True identity is often masked by the personality one wants to portray. This is
especially true of Tartuffe, a character in Moliere’s controversial comedy,
Tartuffe(1664). In the five-act play, Moliere uses the characters to convey the idea of
discernment between religion and false piety.
The setting of the play is in Orgon’s house. Orgon is a man who leads a life of
wealth and happiness. His family consist of Elmire, his wife, daughter Mariane, and son
Damis. Also presiding in the house are Madame Pernelle, Organ’s mother, and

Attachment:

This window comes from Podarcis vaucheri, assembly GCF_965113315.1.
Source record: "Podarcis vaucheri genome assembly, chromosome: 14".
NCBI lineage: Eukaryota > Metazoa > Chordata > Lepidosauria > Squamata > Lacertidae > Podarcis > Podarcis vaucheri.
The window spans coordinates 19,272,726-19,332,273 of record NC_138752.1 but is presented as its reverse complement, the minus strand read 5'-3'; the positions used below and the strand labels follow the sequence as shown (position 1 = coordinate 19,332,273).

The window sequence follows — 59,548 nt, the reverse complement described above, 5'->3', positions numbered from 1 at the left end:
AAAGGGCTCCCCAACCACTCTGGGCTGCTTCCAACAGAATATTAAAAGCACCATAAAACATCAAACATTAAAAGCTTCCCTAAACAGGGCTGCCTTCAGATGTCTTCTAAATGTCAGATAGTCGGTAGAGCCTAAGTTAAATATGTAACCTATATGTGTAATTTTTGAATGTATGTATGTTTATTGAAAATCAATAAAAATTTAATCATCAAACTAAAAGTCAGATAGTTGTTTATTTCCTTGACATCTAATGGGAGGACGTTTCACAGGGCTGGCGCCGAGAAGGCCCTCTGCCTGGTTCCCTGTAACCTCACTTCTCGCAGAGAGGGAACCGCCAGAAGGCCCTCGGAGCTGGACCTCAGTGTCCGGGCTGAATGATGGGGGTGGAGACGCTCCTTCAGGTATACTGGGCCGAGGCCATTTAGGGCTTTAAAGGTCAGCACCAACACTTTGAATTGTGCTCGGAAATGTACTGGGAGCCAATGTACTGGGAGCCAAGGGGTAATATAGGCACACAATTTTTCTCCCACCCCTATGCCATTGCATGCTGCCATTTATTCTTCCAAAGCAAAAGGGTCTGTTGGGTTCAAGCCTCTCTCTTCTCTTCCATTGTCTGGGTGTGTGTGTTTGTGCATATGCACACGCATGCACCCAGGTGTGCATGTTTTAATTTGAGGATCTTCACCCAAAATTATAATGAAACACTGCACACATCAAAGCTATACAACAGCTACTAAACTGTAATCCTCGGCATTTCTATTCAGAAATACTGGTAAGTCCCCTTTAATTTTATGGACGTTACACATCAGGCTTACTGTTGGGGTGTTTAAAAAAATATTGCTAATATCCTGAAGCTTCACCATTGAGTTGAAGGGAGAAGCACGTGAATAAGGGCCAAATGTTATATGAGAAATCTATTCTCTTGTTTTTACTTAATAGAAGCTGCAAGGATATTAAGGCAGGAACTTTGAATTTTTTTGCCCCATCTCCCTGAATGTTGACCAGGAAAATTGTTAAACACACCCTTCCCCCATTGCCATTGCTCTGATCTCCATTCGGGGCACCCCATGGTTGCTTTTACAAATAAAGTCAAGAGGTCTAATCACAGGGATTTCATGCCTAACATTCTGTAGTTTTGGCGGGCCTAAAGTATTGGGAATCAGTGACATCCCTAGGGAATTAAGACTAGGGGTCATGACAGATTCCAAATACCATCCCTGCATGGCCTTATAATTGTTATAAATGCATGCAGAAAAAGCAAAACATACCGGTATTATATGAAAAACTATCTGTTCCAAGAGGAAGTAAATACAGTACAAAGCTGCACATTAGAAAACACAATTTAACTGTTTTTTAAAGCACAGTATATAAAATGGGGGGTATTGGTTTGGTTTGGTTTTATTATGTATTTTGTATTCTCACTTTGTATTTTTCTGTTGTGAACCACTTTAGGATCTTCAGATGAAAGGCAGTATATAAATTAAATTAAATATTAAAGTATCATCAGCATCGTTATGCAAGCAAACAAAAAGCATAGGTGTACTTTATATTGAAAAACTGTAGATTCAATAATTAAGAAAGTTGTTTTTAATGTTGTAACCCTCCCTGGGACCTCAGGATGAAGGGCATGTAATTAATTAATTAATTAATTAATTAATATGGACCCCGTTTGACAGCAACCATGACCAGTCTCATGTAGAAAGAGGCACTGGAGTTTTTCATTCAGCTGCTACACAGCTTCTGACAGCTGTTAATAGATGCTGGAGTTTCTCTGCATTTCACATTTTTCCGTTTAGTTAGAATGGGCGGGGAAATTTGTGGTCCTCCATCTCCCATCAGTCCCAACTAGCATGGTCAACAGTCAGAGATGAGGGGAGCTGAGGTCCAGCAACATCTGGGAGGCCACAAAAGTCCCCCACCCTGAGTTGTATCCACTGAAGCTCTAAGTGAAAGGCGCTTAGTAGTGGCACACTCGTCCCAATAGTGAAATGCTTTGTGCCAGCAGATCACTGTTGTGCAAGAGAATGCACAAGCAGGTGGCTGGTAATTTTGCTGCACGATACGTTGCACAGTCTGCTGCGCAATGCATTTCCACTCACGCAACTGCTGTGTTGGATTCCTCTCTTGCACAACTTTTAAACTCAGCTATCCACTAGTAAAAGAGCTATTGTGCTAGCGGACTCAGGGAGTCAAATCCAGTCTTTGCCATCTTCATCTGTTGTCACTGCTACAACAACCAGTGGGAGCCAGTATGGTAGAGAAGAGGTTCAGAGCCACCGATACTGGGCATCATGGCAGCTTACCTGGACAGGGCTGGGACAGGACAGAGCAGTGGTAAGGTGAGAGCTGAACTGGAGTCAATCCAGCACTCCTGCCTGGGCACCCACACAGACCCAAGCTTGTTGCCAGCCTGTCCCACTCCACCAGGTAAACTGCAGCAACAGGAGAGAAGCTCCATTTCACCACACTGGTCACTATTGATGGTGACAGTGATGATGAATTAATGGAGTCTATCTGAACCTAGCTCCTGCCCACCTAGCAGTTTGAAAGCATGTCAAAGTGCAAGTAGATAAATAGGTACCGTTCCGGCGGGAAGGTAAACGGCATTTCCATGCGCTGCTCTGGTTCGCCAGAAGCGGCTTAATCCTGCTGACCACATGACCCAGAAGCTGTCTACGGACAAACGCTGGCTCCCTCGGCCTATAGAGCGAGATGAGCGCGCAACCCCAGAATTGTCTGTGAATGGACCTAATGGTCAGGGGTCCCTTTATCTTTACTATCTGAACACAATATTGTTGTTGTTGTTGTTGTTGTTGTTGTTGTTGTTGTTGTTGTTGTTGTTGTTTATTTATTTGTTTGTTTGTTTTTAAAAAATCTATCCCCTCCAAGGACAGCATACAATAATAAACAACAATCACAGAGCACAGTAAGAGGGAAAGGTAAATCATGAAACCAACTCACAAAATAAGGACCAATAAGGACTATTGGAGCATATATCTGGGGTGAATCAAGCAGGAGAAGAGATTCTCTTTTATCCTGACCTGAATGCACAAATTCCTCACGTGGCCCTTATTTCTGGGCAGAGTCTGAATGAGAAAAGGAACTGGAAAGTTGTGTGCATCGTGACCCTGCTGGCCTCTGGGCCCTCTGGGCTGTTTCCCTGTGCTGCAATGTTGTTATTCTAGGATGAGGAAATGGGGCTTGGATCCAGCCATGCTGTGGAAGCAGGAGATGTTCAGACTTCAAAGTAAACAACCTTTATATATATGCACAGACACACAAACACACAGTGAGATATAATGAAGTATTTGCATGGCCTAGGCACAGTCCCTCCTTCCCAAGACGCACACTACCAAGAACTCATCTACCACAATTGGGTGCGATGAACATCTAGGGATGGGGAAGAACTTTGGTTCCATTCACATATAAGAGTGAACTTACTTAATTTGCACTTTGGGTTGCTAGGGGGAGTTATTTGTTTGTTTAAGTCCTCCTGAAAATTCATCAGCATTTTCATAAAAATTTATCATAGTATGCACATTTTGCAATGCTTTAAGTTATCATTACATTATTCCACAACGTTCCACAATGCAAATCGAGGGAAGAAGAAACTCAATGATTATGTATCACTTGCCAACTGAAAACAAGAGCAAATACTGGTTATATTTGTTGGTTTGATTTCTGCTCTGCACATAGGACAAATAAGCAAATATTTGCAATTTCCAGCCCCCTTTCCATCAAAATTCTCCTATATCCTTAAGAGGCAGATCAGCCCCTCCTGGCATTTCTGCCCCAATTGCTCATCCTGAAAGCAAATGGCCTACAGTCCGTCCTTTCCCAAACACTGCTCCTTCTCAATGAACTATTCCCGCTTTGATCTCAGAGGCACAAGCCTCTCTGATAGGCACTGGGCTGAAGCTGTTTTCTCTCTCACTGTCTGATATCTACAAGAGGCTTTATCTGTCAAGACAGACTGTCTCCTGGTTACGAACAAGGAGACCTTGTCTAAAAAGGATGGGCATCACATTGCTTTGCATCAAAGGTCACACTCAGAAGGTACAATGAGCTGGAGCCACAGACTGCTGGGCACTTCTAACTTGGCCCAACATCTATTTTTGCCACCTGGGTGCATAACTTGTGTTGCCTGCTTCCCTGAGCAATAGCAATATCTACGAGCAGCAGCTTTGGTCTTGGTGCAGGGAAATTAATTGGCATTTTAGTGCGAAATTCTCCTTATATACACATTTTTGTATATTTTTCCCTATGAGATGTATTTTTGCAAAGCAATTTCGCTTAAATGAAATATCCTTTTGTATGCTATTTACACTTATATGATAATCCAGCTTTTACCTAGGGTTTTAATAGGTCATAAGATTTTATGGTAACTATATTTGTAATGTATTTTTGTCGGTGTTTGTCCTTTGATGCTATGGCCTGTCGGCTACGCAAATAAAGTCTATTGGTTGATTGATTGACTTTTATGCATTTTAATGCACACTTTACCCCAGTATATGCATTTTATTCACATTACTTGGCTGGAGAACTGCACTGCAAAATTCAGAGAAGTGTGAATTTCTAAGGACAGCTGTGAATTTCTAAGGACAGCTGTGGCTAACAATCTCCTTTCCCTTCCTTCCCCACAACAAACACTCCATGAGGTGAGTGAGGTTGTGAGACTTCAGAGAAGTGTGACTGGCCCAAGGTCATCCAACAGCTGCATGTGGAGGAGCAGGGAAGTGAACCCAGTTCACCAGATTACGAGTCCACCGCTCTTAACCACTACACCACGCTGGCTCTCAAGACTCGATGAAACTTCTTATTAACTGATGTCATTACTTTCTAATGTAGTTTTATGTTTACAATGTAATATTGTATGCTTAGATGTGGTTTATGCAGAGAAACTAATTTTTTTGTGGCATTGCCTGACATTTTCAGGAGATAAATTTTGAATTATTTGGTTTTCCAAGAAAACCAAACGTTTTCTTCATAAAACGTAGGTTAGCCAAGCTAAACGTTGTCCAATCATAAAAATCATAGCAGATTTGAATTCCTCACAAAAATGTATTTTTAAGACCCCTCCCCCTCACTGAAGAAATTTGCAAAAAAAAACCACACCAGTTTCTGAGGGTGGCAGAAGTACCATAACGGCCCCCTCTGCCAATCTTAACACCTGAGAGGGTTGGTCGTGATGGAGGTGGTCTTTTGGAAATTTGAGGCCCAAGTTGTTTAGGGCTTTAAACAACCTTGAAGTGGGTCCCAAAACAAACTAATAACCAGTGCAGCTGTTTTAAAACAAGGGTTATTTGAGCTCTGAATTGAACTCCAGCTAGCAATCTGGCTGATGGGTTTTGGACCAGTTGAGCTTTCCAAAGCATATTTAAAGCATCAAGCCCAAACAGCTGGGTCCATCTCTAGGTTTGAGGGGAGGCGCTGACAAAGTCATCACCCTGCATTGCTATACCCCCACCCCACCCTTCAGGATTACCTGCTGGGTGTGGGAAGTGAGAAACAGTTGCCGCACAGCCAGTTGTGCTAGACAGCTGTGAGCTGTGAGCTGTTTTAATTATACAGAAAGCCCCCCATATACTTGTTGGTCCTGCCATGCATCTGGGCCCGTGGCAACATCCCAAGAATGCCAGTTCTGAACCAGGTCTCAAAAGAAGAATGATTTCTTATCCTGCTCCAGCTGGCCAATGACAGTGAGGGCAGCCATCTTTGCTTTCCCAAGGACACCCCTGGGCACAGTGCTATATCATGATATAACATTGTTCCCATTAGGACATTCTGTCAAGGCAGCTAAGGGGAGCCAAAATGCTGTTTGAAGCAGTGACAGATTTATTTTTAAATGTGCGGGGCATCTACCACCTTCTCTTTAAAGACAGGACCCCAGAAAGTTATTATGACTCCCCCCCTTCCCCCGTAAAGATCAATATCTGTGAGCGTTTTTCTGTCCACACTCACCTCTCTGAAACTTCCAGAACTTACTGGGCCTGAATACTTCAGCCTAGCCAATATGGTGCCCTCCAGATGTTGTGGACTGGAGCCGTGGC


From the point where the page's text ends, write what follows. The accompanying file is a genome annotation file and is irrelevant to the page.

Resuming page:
Mariane’s witty maid, Dorine. Tartuffe, the antagonist of the play, appears to be a man
of piety on the surface. However, buried underneath this falsehood lies a religious
hypocrite. With the exception of Madame Pernelle and Orgon, all of the characters see
through Tartuffe’s sham.
In Act I Moliere utilizes Dorine to paint a verbal picture of Orgon’s infatuation
with Tartuffe. In line 9 Dorine states ...